Part 2: The Physical Thames
The TDP seeks to increase our understanding of the physical evolution of the Thames through the last10,000 years, as well as explore some of the strategies adopted by humans in relation to changes in theenvironment and climate. The rate of erosion of the Thames estuary coast by stormy seas, and of coastaland inland features by landslips and wind action, are significantly affected by climatic variation. Ourforeshore survey produces data of direct relevance to issues of environmental change, such as assessingchanges in prevailing winds and wind direction, ocean currents, prevailing sea temperatures, theoccurrence of ice on rivers, lakes and seas, river levels and river mechanics. Specific questions we hope toaddress are:
Where was the tidal head of the Thames at different times?
What was the shape of the riverbank at different times in the past? What is the size of thefloodplain, or inter-tidal zone? Where are the islands of the Thames today, and where mightthey have been in the past?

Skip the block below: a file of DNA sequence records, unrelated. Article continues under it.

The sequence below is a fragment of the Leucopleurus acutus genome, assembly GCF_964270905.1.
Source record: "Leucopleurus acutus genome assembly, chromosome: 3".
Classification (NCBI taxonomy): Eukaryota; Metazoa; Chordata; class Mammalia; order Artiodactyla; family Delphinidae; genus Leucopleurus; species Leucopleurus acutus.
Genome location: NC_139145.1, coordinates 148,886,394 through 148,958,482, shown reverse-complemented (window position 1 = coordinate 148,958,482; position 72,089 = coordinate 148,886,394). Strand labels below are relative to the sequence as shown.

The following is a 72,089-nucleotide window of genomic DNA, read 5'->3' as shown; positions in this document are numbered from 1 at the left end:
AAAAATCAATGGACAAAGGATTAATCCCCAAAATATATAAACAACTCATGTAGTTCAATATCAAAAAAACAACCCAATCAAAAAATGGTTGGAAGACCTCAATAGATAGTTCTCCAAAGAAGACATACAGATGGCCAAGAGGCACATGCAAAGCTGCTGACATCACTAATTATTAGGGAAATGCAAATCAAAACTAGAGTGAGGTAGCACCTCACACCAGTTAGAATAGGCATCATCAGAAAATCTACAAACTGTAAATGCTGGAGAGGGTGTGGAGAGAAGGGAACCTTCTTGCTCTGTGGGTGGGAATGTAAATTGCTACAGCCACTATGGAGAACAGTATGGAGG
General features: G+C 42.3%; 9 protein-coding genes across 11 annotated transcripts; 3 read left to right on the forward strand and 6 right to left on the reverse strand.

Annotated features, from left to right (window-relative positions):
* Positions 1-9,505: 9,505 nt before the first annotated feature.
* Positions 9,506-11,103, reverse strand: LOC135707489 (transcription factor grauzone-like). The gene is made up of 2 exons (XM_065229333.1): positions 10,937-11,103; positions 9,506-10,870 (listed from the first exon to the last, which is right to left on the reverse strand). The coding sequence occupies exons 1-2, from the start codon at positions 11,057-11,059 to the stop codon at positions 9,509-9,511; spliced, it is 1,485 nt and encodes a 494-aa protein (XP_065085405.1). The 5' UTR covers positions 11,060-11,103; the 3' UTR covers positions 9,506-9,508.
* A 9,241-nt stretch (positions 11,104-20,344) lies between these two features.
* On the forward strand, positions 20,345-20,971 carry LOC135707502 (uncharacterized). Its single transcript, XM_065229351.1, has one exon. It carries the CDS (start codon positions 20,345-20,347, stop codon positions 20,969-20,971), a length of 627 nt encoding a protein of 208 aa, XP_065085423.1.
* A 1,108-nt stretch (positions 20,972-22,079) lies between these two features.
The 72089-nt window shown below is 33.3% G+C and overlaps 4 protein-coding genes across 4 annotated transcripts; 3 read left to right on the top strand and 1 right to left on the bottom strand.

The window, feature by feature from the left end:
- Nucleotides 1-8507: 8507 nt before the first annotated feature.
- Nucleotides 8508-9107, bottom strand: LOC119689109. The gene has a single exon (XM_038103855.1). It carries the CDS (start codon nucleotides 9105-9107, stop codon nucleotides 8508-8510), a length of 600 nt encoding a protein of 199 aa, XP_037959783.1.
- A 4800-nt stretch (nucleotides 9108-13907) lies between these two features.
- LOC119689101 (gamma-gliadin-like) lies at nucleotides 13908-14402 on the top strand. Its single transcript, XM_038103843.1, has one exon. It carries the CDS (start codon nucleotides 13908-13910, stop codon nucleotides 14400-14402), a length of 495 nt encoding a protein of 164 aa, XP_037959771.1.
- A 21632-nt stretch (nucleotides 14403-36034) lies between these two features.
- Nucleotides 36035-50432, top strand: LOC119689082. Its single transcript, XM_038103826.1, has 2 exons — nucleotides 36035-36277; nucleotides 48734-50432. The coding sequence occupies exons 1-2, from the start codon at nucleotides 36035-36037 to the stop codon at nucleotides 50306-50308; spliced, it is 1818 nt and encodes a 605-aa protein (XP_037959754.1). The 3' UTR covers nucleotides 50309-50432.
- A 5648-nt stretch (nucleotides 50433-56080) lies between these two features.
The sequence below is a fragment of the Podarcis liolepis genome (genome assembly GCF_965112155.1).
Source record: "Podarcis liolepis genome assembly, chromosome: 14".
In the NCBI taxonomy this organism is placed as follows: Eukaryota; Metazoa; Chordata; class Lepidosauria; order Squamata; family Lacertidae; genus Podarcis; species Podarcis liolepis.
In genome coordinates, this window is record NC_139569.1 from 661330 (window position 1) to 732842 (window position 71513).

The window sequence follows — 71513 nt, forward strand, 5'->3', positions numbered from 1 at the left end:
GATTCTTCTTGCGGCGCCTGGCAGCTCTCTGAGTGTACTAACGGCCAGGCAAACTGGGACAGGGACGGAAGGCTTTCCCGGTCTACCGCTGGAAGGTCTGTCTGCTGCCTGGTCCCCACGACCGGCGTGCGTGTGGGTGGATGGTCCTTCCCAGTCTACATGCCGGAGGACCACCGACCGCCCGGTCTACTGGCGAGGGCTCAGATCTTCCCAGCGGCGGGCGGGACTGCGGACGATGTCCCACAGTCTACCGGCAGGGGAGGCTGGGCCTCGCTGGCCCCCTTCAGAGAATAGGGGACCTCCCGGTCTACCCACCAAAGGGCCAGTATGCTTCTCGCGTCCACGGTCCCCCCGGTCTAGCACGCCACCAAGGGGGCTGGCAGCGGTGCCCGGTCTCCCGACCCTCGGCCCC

What was the evolution of the Thames drainage system at different times? Where were thetributaries of the Thames? When were different tributaries buried / canalised?
What is the change in river-levels? What is the evidence for the tidal range; the high andlow tides at different times? Is there evidence for rises and falls in the relative river levelthrough time?
What is the stratigraphic sequence of the Thames foreshore? Can we map the evidence forclay, silt and peat to determine the horizontal sequences of deposition and erosion? Wherewere the marshes, beaches, woodlands and meadows of the Thames?
What is the impact of infrastructure development such as embanking, bridge and pontoonconstruction on the river mechanics?
What could assessment of geological samples from the foreshore tell us?
What is the evidence for flood events?
Satellite view of the Thames